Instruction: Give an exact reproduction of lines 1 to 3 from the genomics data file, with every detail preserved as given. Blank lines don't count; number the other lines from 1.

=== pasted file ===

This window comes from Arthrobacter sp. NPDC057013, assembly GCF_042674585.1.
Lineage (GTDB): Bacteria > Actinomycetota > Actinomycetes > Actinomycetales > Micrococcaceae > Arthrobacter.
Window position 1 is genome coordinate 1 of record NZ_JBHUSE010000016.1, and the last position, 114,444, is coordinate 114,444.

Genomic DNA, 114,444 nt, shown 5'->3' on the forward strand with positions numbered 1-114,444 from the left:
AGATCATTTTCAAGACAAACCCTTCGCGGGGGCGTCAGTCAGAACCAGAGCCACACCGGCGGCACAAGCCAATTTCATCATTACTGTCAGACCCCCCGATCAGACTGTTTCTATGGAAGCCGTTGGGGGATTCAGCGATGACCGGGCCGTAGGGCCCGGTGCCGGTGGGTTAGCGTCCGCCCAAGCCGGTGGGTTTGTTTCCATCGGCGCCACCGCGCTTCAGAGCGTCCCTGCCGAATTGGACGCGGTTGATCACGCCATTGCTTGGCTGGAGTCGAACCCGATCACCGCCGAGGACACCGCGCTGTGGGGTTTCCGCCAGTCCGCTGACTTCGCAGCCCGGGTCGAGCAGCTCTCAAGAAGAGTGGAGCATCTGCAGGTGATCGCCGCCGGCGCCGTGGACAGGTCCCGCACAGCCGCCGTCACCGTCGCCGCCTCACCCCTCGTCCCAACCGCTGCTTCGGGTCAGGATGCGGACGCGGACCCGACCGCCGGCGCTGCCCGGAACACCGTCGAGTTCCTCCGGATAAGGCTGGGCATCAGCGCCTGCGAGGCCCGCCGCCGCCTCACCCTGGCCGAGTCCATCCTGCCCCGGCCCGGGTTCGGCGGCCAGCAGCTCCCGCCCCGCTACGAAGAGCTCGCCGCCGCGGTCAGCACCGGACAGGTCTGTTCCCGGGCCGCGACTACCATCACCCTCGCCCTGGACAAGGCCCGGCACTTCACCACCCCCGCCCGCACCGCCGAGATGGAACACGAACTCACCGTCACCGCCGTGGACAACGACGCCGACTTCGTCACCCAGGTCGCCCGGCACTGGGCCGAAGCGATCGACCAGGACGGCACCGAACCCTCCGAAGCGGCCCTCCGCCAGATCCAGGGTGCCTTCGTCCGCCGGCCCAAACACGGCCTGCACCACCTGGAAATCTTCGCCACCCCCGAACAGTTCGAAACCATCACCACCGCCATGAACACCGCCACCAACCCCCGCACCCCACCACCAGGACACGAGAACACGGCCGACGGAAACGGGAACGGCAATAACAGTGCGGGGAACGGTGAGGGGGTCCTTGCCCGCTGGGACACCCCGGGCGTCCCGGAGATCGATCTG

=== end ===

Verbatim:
This window comes from Arthrobacter sp. NPDC057013, assembly GCF_042674585.1.
Lineage (GTDB): Bacteria > Actinomycetota > Actinomycetes > Actinomycetales > Micrococcaceae > Arthrobacter.
Window position 1 is genome coordinate 1 of record NZ_JBHUSE010000016.1, and the last position, 114,444, is coordinate 114,444.